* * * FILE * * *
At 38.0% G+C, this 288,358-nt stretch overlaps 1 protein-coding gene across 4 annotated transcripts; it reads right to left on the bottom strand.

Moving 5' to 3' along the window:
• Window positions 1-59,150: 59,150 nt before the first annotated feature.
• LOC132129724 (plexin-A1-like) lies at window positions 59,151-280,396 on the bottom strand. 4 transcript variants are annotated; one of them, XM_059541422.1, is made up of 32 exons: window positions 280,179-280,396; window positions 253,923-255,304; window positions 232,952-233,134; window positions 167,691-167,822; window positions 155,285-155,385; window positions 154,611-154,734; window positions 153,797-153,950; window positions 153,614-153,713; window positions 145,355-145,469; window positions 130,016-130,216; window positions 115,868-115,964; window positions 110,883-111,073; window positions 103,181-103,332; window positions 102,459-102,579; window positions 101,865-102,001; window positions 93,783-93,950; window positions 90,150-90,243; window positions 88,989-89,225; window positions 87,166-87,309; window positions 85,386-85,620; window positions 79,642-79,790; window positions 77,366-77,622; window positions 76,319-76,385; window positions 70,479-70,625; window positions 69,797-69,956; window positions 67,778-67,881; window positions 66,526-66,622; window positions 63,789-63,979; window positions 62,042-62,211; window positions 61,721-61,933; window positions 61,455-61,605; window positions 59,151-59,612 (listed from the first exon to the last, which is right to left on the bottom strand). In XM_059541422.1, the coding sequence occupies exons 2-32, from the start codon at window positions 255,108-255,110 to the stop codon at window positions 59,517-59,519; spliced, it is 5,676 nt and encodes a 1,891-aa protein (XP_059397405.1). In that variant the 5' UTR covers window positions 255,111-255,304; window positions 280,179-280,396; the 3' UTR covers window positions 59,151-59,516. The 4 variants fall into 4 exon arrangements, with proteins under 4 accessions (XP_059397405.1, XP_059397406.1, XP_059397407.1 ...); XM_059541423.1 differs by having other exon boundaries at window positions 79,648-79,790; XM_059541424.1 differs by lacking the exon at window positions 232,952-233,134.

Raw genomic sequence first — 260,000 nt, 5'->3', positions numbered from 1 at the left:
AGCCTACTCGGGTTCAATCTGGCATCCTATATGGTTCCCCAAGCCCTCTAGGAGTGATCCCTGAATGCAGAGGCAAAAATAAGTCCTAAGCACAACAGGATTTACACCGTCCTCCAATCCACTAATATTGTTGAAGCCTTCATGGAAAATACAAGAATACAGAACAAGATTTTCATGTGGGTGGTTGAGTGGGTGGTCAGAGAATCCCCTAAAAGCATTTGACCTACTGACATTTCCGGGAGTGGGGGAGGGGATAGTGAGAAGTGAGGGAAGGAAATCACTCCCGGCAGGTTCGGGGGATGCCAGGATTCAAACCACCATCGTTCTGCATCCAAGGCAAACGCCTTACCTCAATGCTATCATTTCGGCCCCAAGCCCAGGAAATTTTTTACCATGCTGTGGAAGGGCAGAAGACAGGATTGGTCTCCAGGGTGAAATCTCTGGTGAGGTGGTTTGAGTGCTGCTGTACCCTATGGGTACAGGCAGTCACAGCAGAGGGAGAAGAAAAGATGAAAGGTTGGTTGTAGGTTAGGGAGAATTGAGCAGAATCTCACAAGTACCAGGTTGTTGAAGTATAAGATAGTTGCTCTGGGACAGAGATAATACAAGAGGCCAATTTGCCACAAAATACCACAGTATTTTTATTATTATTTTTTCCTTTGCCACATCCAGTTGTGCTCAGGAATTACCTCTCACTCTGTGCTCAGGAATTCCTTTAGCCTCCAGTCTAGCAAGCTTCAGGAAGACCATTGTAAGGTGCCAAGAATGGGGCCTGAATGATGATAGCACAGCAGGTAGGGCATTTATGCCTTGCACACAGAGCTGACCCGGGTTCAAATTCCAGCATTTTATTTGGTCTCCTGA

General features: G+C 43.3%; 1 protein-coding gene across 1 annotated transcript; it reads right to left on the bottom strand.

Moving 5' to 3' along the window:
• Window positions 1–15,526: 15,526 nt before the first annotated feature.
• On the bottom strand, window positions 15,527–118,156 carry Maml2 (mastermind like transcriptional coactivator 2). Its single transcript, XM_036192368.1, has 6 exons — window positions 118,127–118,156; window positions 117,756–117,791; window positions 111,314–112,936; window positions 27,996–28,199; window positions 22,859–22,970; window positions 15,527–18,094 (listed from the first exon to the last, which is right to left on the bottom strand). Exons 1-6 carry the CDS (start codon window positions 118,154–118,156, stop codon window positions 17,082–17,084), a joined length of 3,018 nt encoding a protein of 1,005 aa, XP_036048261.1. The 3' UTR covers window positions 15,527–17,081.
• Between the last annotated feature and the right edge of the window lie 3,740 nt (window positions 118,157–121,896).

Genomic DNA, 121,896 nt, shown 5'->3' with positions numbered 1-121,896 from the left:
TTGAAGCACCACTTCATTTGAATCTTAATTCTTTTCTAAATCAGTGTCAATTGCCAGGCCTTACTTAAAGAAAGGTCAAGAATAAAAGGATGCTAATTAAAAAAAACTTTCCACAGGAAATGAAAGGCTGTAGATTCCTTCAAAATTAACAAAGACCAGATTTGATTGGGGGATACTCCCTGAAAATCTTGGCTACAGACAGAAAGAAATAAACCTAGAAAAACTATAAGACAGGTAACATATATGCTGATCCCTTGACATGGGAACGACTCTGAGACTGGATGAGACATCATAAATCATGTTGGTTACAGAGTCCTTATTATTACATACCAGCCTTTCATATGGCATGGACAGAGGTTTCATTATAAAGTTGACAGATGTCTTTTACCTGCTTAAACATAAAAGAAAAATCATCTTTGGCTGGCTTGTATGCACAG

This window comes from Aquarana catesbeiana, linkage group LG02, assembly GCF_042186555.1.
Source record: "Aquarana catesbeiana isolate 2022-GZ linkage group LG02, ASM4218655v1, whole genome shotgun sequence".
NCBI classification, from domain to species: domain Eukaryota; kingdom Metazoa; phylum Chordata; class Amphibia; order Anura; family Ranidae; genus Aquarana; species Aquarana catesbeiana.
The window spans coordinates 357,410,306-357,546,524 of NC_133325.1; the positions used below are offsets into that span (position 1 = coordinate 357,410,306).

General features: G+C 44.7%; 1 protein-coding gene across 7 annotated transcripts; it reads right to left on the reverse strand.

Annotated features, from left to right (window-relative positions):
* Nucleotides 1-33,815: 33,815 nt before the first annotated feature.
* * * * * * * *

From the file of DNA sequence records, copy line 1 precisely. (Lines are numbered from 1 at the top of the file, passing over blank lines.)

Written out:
At 38.0% G+C, this 288,358-nt stretch overlaps 1 protein-coding gene across 4 annotated transcripts; it reads right to left on the bottom strand.